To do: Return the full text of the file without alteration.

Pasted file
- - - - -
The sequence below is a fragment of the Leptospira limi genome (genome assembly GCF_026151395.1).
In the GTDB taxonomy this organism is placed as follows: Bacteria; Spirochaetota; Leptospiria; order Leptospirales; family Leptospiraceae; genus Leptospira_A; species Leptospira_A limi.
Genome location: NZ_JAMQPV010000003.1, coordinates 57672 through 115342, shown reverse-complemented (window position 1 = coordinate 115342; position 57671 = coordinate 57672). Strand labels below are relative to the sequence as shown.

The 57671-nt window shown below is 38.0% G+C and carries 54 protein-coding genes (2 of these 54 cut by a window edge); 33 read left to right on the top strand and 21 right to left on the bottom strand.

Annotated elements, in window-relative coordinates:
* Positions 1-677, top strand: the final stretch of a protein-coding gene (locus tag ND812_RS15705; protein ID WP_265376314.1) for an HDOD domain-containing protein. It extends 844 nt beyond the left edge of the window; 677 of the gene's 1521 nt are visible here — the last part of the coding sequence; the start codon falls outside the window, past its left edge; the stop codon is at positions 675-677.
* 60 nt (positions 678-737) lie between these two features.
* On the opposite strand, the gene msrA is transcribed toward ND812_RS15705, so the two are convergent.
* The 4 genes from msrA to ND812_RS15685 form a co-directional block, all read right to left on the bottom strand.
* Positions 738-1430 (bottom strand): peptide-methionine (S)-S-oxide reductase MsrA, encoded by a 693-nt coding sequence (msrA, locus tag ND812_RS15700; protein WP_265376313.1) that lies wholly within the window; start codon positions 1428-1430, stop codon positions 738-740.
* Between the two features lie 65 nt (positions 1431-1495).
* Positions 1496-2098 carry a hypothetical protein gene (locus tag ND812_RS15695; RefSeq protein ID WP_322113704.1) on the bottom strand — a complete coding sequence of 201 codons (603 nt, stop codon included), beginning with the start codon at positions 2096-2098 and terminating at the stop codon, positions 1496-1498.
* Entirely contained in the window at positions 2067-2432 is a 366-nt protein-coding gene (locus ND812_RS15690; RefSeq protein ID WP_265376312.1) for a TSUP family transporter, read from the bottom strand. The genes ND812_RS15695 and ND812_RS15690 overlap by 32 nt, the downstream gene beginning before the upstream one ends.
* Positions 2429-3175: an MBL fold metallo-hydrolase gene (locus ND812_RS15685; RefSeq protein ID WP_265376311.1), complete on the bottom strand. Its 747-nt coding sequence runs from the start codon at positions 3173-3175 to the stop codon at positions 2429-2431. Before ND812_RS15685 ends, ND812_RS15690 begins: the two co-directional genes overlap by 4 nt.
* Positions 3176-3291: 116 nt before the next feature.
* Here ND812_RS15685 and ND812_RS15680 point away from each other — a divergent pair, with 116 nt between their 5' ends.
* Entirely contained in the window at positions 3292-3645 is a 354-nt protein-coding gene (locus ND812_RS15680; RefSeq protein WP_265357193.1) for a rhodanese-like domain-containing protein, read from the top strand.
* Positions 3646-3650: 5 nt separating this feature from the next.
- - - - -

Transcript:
The sequence below is a fragment of the Leptospira limi genome (genome assembly GCF_026151395.1).
In the GTDB taxonomy this organism is placed as follows: Bacteria; Spirochaetota; Leptospiria; order Leptospirales; family Leptospiraceae; genus Leptospira_A; species Leptospira_A limi.
Genome location: NZ_JAMQPV010000003.1, coordinates 57672 through 115342, shown reverse-complemented (window position 1 = coordinate 115342; position 57671 = coordinate 57672). Strand labels below are relative to the sequence as shown.

The 57671-nt window shown below is 38.0% G+C and carries 54 protein-coding genes (2 of these 54 cut by a window edge); 33 read left to right on the top strand and 21 right to left on the bottom strand.

Annotated elements, in window-relative coordinates:
* Positions 1-677, top strand: the final stretch of a protein-coding gene (locus tag ND812_RS15705; protein ID WP_265376314.1) for an HDOD domain-containing protein. It extends 844 nt beyond the left edge of the window; 677 of the gene's 1521 nt are visible here — the last part of the coding sequence; the start codon falls outside the window, past its left edge; the stop codon is at positions 675-677.
* 60 nt (positions 678-737) lie between these two features.
* On the opposite strand, the gene msrA is transcribed toward ND812_RS15705, so the two are convergent.
* The 4 genes from msrA to ND812_RS15685 form a co-directional block, all read right to left on the bottom strand.
* Positions 738-1430 (bottom strand): peptide-methionine (S)-S-oxide reductase MsrA, encoded by a 693-nt coding sequence (msrA, locus tag ND812_RS15700; protein WP_265376313.1) that lies wholly within the window; start codon positions 1428-1430, stop codon positions 738-740.
* Between the two features lie 65 nt (positions 1431-1495).
* Positions 1496-2098 carry a hypothetical protein gene (locus tag ND812_RS15695; RefSeq protein ID WP_322113704.1) on the bottom strand — a complete coding sequence of 201 codons (603 nt, stop codon included), beginning with the start codon at positions 2096-2098 and terminating at the stop codon, positions 1496-1498.
* Entirely contained in the window at positions 2067-2432 is a 366-nt protein-coding gene (locus ND812_RS15690; RefSeq protein ID WP_265376312.1) for a TSUP family transporter, read from the bottom strand. The genes ND812_RS15695 and ND812_RS15690 overlap by 32 nt, the downstream gene beginning before the upstream one ends.
* Positions 2429-3175: an MBL fold metallo-hydrolase gene (locus ND812_RS15685; RefSeq protein ID WP_265376311.1), complete on the bottom strand. Its 747-nt coding sequence runs from the start codon at positions 3173-3175 to the stop codon at positions 2429-2431. Before ND812_RS15685 ends, ND812_RS15690 begins: the two co-directional genes overlap by 4 nt.
* Positions 3176-3291: 116 nt before the next feature.
* Here ND812_RS15685 and ND812_RS15680 point away from each other — a divergent pair, with 116 nt between their 5' ends.
* Entirely contained in the window at positions 3292-3645 is a 354-nt protein-coding gene (locus ND812_RS15680; RefSeq protein WP_265357193.1) for a rhodanese-like domain-containing protein, read from the top strand.
* Positions 3646-3650: 5 nt separating this feature from the next.